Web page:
Movie review: 'Pitch Perfect 2'

The Bellas of “Pitch Perfect” hit the right note in a likable sequel that doesn't produce glory, but it definitely supplies glee.

COLIN COVERT
Updated 5/14/2015

There are comedies where the characters feel like a refracted version of us, and others where they feel like fictional creations. “Pitch Perfect” created a make-believe a cappella singing world where competitions are televised like Super Bowls and filled it with a gawky eight-member team of pretend college girls who never attend class.

Meet Fat Amy, she’s thick around the middle! Say hello to Lilly, a nerdy Asian named after a regional flower! Welcome to One Note College! The formula didn’t move the musical comedy oeuvre to new heights, but with elaborate performance showcases and a smidge of sisterhood empowerment it became a 2012 surprise hit.

The follow-up doesn’t produce glory, but it definitely supplies glee. Once again it’s the story of a group whose members must improve a stale repertoire if they hope to win a competition. Which is essentially what sequels like this have to do.

Anna Kendrick, Rebel Wilson and the rest of the gang are on top of the world as the sequel opens. National champions for three years, the Bellas are invited to entertain the First Family at Kennedy Center. Cut to stock shot of the smiling Obamas seated in a theater. It’s a smash until trapeze-riding Amy (Wilson) undergoes a major midair wardrobe malfunction. Cut to frowning Obamas.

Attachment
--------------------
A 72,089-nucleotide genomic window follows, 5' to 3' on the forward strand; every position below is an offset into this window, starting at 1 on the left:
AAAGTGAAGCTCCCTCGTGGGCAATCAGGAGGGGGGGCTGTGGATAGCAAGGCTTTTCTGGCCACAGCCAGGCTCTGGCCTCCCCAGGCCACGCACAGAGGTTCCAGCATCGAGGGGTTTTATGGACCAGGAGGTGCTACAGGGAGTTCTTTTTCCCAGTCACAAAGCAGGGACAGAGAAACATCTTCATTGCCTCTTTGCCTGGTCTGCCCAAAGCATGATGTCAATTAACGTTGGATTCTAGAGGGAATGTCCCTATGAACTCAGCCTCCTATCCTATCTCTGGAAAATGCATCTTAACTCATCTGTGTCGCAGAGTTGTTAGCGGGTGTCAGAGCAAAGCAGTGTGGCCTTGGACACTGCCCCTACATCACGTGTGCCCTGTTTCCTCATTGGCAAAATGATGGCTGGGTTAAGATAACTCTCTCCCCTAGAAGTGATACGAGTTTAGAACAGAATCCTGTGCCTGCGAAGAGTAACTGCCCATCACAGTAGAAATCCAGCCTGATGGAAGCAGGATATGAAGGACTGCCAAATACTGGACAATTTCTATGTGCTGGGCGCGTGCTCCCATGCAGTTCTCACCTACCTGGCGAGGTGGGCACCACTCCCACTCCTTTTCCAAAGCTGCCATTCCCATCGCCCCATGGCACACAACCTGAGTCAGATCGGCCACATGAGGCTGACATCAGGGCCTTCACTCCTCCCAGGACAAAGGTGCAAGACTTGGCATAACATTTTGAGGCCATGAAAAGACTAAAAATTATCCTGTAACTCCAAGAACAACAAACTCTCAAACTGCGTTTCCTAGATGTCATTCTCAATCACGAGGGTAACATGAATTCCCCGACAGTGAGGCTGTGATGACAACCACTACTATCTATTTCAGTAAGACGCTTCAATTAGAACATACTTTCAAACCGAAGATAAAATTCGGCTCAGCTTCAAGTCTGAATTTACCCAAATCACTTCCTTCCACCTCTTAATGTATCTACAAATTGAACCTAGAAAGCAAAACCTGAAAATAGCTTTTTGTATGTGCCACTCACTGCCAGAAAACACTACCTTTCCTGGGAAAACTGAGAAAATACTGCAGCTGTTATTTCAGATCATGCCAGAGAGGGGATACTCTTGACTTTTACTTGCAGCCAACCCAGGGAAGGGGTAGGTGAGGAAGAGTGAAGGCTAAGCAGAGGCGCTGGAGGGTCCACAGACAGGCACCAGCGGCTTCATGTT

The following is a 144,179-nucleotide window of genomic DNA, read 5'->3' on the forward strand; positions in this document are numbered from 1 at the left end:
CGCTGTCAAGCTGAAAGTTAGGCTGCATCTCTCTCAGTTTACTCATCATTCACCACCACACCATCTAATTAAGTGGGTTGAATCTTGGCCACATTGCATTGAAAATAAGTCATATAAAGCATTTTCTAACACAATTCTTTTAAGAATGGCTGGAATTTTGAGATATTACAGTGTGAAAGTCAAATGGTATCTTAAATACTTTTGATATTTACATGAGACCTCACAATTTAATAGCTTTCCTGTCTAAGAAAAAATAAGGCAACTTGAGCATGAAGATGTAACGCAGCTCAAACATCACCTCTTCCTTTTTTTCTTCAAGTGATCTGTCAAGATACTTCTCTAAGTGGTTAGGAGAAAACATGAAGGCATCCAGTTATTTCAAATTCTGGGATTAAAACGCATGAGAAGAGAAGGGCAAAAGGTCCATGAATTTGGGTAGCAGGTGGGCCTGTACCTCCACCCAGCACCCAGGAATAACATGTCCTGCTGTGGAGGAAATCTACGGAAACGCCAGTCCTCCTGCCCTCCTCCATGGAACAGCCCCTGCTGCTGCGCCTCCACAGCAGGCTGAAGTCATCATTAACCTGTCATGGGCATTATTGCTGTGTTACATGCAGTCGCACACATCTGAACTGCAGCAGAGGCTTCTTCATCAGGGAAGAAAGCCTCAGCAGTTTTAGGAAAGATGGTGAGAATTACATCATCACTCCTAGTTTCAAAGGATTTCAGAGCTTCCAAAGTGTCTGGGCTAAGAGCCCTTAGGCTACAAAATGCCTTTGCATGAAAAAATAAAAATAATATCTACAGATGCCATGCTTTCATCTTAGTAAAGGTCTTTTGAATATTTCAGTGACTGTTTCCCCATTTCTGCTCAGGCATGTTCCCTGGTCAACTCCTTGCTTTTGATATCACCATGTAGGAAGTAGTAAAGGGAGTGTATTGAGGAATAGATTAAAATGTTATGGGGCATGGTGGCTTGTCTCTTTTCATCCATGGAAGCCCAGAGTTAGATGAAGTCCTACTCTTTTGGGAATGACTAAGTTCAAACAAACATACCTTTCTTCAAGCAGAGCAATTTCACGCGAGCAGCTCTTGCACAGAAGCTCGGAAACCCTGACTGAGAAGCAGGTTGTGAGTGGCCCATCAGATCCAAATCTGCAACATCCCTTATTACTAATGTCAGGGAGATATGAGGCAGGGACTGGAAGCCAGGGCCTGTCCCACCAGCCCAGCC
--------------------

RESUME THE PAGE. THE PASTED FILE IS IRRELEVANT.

Barred from further performances, the only way the troupe can return to the stage is by winning the upcoming global contest, where no American team has ever triumphed. That means they must top the Panzer-like German vocal group Das Sound Machine (headed by Deutsch media star Flula Borg, playing his part like a campy Dolph Lundgren in “Rocky IV”).

There’s a symphony of similar one-note humor here. Anyone not born in the U.S.A. (or black, or lesbian) is a target for sarcasm. Much of it is delivered spot-on by John Michael Higgins, playing the competitions’ acid-tongued TV commentator, and twisted for sharp retorts from co-host Elizabeth Banks, who keeps the laughs speeding along in her directing debut.

Hailee Steinfeld (“True Grit”), playing a likable newcomer to the group, makes a wide-eyed and wonderfully voiced addition. Wilson’s character, lured into out-and-out romance, carries the day beyond Kendrick’s, who pursues a recording studio internship that she keeps hidden from the other Bellas.

There’s a roster of giggly surprise appearances by music, sports and TV celebrities playing themselves. Better are the ace character roles from comics Keegan-Michael Key as Kendrick’s boorish boss and David Cross as a batty fan.

In the tradition of Marvel Universe sequels, there’s an end-credit sequence worth hanging around for. It sounds as if we haven’t heard the final crescendo just yet.

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